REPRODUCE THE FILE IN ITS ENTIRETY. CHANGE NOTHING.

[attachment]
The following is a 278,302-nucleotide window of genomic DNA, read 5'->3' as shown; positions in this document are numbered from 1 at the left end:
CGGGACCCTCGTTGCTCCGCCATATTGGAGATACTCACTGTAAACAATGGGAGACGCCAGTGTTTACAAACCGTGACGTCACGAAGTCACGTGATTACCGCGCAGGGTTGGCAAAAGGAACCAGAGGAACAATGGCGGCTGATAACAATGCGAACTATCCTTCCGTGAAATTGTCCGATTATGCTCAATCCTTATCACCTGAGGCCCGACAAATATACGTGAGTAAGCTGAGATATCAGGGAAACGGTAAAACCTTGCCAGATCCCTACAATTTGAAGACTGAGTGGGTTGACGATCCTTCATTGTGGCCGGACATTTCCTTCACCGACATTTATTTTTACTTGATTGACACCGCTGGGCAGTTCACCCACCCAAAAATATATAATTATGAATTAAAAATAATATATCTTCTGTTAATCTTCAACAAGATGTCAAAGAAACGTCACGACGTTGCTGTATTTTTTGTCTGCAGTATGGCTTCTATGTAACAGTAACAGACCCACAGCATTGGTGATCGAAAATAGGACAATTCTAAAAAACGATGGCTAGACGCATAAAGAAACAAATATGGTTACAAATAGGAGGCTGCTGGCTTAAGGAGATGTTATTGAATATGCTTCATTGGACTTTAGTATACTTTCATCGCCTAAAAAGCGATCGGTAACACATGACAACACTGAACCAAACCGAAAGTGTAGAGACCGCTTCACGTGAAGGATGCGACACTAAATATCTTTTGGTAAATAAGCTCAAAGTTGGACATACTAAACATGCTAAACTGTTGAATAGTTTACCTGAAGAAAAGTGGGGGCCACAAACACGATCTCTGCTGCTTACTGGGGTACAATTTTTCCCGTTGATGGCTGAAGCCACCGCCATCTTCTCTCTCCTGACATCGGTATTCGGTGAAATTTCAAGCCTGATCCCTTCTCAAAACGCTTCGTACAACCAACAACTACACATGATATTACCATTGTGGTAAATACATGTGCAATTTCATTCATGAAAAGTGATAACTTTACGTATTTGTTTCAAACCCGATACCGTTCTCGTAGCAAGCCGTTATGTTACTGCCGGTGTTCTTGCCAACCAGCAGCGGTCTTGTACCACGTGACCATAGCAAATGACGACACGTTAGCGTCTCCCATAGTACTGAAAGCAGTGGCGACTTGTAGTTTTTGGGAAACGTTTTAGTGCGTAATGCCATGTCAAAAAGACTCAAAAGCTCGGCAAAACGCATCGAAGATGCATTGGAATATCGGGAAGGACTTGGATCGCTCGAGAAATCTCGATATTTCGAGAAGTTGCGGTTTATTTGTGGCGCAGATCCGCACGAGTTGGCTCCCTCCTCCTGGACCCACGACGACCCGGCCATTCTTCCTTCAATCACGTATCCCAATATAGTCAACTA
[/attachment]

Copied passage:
The following is a 278,302-nucleotide window of genomic DNA, read 5'->3' as shown; positions in this document are numbered from 1 at the left end:
CGGGACCCTCGTTGCTCCGCCATATTGGAGATACTCACTGTAAACAATGGGAGACGCCAGTGTTTACAAACCGTGACGTCACGAAGTCACGTGATTACCGCGCAGGGTTGGCAAAAGGAACCAGAGGAACAATGGCGGCTGATAACAATGCGAACTATCCTTCCGTGAAATTGTCCGATTATGCTCAATCCTTATCACCTGAGGCCCGACAAATATACGTGAGTAAGCTGAGATATCAGGGAAACGGTAAAACCTTGCCAGATCCCTACAATTTGAAGACTGAGTGGGTTGACGATCCTTCATTGTGGCCGGACATTTCCTTCACCGACATTTATTTTTACTTGATTGACACCGCTGGGCAGTTCACCCACCCAAAAATATATAATTATGAATTAAAAATAATATATCTTCTGTTAATCTTCAACAAGATGTCAAAGAAACGTCACGACGTTGCTGTATTTTTTGTCTGCAGTATGGCTTCTATGTAACAGTAACAGACCCACAGCATTGGTGATCGAAAATAGGACAATTCTAAAAAACGATGGCTAGACGCATAAAGAAACAAATATGGTTACAAATAGGAGGCTGCTGGCTTAAGGAGATGTTATTGAATATGCTTCATTGGACTTTAGTATACTTTCATCGCCTAAAAAGCGATCGGTAACACATGACAACACTGAACCAAACCGAAAGTGTAGAGACCGCTTCACGTGAAGGATGCGACACTAAATATCTTTTGGTAAATAAGCTCAAAGTTGGACATACTAAACATGCTAAACTGTTGAATAGTTTACCTGAAGAAAAGTGGGGGCCACAAACACGATCTCTGCTGCTTACTGGGGTACAATTTTTCCCGTTGATGGCTGAAGCCACCGCCATCTTCTCTCTCCTGACATCGGTATTCGGTGAAATTTCAAGCCTGATCCCTTCTCAAAACGCTTCGTACAACCAACAACTACACATGATATTACCATTGTGGTAAATACATGTGCAATTTCATTCATGAAAAGTGATAACTTTACGTATTTGTTTCAAACCCGATACCGTTCTCGTAGCAAGCCGTTATGTTACTGCCGGTGTTCTTGCCAACCAGCAGCGGTCTTGTACCACGTGACCATAGCAAATGACGACACGTTAGCGTCTCCCATAGTACTGAAAGCAGTGGCGACTTGTAGTTTTTGGGAAACGTTTTAGTGCGTAATGCCATGTCAAAAAGACTCAAAAGCTCGGCAAAACGCATCGAAGATGCATTGGAATATCGGGAAGGACTTGGATCGCTCGAGAAATCTCGATATTTCGAGAAGTTGCGGTTTATTTGTGGCGCAGATCCGCACGAGTTGGCTCCCTCCTCCTGGACCCACGACGACCCGGCCATTCTTCCTTCAATCACGTATCCCAATATAGTCAACTA